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Social Skills Training

Social skills training (SST) is used to improve social skills in children, adolescents and young adults who have social-communication difficulties. These may be caused by autism spectrum disorder (ASD), attention-deficit/hyperactivity disorder (ADHD), social anxiety disorder (SAD) or other psychiatric conditions or learning disabilities associated with social problems. 

SST can be learned at any age, guided by teachers, therapists or other professionals and delivered either individually or in a group format, usually once or twice a week. It is most effective when used as one component of a combined treatment program—such as cognitive-behavioral therapy (CBT) or medicationespecially for those with severe SAD, both for their social skills and their anxiety about social situations. In fact, SST is effective in improving social skills for those with SAD regardless of the social issue.

Techniques used in SST

Assessment of an individual’s specific skill deficits and impairments is the first step—to know which social interactions are most challenging or in need of improvement. The goal is to guide the individual to determine the best targets for social skills training.

Behavioral rehearsal or role play gradually introduces new skills to practice during therapy in simulated situations, changing one area at a time to ensure the individual does not get overwhelmed.

Corrective feedback reinforces desired behaviors by providing examples and questions-and-answers or other feedback.

Instruction describes a particular skill, explains how to carry it out and models both verbal and nonverbal behaviors. Complex behaviors like how to carry on a conversation may be broken down into smaller pieces, such as introducing oneself, making small talk and ending a conversation.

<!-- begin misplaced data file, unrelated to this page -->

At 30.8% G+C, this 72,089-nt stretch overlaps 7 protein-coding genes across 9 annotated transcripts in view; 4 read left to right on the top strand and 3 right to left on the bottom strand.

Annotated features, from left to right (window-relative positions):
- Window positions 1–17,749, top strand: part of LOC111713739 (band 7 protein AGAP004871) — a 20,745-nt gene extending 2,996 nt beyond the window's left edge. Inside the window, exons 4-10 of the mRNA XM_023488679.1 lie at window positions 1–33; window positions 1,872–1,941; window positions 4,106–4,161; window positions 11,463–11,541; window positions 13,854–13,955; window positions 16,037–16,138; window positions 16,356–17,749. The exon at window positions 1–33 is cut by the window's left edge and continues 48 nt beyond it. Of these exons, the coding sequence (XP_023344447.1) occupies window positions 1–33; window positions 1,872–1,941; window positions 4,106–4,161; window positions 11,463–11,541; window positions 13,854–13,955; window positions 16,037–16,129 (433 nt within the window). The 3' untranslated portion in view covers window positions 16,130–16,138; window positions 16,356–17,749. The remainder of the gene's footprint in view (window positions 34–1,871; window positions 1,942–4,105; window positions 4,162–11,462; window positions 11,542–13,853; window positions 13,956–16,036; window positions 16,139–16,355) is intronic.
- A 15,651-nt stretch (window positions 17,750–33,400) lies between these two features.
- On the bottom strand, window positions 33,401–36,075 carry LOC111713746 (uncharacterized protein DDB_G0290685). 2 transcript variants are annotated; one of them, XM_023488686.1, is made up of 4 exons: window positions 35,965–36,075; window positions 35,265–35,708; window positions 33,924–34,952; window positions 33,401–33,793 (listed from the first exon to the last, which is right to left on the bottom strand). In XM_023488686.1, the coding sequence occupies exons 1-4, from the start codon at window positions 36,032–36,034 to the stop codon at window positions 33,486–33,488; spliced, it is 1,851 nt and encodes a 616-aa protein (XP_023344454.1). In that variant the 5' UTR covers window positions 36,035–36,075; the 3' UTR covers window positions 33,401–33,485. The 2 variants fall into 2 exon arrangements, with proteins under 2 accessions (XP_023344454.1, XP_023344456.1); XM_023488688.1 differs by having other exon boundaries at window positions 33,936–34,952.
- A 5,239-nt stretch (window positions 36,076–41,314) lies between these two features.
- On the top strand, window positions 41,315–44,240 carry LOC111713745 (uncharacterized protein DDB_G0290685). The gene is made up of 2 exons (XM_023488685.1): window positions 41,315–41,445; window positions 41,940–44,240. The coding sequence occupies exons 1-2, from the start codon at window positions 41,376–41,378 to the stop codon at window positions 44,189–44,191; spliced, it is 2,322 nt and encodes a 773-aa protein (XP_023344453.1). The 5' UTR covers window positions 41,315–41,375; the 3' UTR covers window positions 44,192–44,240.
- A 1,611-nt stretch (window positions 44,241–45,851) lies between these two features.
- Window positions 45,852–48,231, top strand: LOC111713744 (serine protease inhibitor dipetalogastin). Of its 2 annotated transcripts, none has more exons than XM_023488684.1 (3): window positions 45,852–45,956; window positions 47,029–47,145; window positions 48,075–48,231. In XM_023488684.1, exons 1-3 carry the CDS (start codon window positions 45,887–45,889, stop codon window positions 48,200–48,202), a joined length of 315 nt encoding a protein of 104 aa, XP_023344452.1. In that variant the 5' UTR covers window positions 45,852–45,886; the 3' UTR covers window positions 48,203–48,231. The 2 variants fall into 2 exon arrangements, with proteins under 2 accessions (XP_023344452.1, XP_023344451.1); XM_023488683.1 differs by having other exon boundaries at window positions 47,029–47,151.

Positive reinforcement rewards improvements in social skills. Therapists may respond to individuals’ utterances, interactions and behaviors to encourage the desired social skills (such as rewarding positive play). 

Weekly homework assignments provide the chance to practice new social skills outside of therapy.

Building blocks of social interaction

Social skills are the building blocks of social interaction and are areas for development: 

Being assertive helps a person relate to others, while balancing everyone’s needs. Those who defer to others may be uncomfortable with assertiveness, but over time it helps reduce their anxiety and make everyone else feel more comfortable.

Communicating non-verbally plays a significant role in communication. People with SAD or ASD may have “closed” body language that signals being unapproachable or unfriendly. It is possible to work on having more open and friendly nonverbal behaviors.

Communicating verbally is a foundational skill that may be difficult for persons with ASD or SAD—they may not know what to say or how to talk about themselves. Learning to better navigate conversations may help to build and maintain relationships.

Making introductions is a way of helping people feel comfortable. It is a useful social skill to know how to confidently make introductions or be introduced.

Practicing active listening involves paying attention, asking questions and reflecting on what someone says, so the other person feels heard. When coping with SAD, practicing active listening may actually help focus more on others and less on one’s own internal anxiety. 

Overcoming telephone phobia can be difficult for those with SAD, but there are tips and tricks, including exposure therapy, to help overcome a fear of answering or making phone calls.

Accepting and giving compliments gracefully are important social skills to learn. Compliments are a way of initiating and deepening relationships, good conversation starters and a way to show appreciation for others.

Learn more about Behavior Therapies offered at CFI…



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